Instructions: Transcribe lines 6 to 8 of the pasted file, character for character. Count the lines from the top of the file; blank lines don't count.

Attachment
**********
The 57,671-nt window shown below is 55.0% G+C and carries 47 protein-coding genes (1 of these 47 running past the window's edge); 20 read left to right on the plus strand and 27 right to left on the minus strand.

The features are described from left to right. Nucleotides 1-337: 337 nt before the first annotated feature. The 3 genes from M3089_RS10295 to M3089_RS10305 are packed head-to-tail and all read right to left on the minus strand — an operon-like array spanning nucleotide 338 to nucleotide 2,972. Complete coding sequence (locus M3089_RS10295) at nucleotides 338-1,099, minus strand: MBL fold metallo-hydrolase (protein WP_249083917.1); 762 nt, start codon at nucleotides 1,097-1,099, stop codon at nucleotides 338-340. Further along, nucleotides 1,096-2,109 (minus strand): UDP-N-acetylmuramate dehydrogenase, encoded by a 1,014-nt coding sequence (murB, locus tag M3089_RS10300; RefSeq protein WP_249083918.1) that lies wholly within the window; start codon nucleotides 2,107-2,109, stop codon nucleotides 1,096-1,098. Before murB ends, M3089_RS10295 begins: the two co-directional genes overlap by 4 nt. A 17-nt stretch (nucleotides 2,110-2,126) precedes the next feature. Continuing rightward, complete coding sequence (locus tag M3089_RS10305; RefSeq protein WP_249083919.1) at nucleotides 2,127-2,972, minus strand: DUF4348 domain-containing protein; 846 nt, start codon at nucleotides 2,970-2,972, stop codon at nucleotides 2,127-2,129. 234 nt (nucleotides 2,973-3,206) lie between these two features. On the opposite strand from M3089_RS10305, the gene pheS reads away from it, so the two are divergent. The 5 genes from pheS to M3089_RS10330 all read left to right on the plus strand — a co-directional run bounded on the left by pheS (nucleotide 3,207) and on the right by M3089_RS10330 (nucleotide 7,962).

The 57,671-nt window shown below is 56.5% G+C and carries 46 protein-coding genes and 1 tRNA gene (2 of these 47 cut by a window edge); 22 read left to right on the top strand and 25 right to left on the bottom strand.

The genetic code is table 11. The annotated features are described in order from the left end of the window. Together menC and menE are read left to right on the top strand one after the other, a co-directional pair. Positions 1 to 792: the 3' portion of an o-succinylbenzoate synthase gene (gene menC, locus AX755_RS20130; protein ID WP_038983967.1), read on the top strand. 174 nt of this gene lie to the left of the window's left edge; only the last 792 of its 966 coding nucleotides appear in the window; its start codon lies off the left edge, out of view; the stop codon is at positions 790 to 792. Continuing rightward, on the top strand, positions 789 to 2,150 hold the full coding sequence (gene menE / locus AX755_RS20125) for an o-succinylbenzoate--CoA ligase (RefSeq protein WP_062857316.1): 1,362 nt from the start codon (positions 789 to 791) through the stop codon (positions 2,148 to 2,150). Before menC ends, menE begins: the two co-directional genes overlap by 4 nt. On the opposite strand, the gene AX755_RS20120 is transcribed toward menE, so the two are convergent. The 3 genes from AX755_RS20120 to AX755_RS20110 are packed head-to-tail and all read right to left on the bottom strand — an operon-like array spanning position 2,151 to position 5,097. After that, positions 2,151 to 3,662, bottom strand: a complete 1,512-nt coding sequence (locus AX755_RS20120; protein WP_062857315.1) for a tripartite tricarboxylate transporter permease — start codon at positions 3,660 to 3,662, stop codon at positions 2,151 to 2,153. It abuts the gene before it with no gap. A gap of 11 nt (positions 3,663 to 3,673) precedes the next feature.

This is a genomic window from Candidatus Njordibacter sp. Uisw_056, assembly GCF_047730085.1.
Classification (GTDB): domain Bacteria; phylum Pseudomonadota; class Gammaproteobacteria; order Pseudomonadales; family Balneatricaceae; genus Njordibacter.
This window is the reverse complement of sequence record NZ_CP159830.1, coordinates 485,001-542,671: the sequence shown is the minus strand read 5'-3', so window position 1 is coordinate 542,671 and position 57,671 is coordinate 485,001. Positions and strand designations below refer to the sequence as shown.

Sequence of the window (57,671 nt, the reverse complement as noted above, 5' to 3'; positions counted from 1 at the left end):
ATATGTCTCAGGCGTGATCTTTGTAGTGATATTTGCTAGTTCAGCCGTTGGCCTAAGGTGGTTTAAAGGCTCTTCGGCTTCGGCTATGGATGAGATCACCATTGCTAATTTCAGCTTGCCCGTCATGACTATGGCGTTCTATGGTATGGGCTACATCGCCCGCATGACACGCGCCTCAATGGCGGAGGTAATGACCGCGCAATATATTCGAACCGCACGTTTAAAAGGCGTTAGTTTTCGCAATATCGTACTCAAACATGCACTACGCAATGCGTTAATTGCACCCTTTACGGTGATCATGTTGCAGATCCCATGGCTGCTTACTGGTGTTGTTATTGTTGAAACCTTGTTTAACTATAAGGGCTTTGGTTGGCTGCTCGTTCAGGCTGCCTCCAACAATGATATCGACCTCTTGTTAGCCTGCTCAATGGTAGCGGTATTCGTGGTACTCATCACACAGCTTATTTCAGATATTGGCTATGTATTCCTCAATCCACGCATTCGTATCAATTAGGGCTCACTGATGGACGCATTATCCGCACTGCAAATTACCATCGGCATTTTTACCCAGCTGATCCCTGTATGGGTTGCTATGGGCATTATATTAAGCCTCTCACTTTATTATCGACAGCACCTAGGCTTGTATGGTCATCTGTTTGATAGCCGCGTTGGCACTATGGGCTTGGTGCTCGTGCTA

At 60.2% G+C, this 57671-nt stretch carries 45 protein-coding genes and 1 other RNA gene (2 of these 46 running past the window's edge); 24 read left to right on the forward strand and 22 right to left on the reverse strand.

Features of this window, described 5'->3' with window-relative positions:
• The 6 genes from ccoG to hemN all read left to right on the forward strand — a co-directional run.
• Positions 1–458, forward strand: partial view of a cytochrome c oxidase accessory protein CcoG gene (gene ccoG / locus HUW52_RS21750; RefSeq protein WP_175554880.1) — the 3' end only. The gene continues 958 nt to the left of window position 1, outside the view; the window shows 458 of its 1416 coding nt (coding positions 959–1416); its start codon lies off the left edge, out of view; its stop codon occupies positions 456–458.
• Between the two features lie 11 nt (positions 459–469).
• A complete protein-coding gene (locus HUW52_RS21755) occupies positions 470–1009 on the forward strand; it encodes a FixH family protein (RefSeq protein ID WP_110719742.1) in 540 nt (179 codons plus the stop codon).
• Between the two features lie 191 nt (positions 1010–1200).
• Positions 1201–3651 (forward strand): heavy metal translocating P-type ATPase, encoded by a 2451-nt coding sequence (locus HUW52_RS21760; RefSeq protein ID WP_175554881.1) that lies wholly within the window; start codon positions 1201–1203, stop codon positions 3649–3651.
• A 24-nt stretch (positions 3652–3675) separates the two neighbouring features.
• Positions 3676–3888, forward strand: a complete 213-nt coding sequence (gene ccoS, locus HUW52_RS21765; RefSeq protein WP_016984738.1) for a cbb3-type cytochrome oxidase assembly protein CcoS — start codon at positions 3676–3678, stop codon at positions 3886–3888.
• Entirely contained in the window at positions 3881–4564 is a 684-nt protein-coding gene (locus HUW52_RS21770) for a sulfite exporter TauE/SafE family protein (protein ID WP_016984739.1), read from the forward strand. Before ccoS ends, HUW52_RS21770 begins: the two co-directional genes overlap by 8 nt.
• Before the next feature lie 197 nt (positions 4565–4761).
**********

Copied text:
Classification (GTDB): domain Bacteria; phylum Pseudomonadota; class Gammaproteobacteria; order Pseudomonadales; family Balneatricaceae; genus Njordibacter.
This window is the reverse complement of sequence record NZ_CP159830.1, coordinates 485,001-542,671: the sequence shown is the minus strand read 5'-3', so window position 1 is coordinate 542,671 and position 57,671 is coordinate 485,001. Positions and strand designations below refer to the sequence as shown.

Sequence of the window (57,671 nt, the reverse complement as noted above, 5' to 3'; positions counted from 1 at the left end):